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july: jasmine’s cranberry oatmeal cookies

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This month I finally tried a cookie recipe that I had clipped from a magazine a while back. Fruit in cookies might sound a bit unusual, but some of the best cookies I have ever had are fruit inspired: oatmeal raisin, sticky date cookies…just to name a few.

When I was growing up, one of my favourite dining spots was Fuddruckers and I still remember the cookie and sundae bar they had inside the restaurant. Fuddruckers is an American hamburger restaurant chain. I haven’t been to one since I was about 12. (The one in my hometown in Canada closed down). Anyways, the kids’ meal included a hamburger, drink and a cookie voucher (which looked like a Vegas slot machine coin), which was redeemed for a cookie at the cookie counter. I remember finishing my burger really quickly and rushing up to the cookie counter to redeem my  voucher. There were quite a few cookie selections, but my favourite was the fresh, melt-in-your mouth oatmeal raisin cookie. Actually, I still find oatmeal raisin cookies irresistible. :)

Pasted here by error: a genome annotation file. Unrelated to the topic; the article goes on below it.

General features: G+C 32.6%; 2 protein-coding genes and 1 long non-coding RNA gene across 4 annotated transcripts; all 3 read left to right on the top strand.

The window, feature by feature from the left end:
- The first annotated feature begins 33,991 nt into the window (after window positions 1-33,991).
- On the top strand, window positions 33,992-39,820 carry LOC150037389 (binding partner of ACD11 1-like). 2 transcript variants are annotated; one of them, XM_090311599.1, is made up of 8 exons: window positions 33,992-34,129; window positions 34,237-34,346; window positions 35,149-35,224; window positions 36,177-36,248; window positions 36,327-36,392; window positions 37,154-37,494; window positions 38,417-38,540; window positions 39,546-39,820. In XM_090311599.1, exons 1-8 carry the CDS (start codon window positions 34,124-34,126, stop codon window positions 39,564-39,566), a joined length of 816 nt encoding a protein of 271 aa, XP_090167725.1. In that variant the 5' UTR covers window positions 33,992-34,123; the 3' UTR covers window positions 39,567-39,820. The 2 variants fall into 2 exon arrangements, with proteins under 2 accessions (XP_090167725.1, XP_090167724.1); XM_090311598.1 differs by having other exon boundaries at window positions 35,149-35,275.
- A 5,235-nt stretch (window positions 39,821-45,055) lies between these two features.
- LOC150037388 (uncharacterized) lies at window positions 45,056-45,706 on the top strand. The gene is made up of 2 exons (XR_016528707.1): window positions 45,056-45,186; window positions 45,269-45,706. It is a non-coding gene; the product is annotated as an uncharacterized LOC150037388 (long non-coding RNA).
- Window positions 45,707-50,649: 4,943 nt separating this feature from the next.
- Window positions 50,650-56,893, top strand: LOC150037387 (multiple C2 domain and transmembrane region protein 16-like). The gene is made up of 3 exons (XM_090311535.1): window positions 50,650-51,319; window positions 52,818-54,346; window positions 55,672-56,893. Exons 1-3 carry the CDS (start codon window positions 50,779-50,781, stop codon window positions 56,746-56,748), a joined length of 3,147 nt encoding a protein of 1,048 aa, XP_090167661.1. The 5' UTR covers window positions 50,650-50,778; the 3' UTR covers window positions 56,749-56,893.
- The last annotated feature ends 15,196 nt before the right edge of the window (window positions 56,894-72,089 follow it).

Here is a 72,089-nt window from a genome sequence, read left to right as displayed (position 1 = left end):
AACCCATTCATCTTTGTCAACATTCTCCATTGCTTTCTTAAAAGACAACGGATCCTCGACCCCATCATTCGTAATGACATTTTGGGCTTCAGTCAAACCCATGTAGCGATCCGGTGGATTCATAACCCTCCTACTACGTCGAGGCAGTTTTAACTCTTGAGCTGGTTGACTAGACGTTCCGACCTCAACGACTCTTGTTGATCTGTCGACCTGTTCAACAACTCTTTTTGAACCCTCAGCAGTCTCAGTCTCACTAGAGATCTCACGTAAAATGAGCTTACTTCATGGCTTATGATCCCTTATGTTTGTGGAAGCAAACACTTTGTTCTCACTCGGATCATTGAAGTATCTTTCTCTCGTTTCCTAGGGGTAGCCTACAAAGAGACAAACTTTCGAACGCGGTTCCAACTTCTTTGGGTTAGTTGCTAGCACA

This cranberry oatmeal cookie recipe comes close to the oatmeal raisin cookies I remember from my youth. They are just as addictive and are soft and chewy. The dried cranberries are a touch sour, but balances the sweetness of the cookie. And oats in the recipe means that they are healthy? ;p

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I made these cookies on a lazy Saturday afternoon. It took about 15 minutes to make the cookie dough and each tray (2 trays) took c.20 minutes to bake. I ate 6 with a cup of tea while flipping through a magazine that afternoon. I meant to freeze a dozen of them because the recipe makes about 20, but I finished all of them in 3 days….on my own :(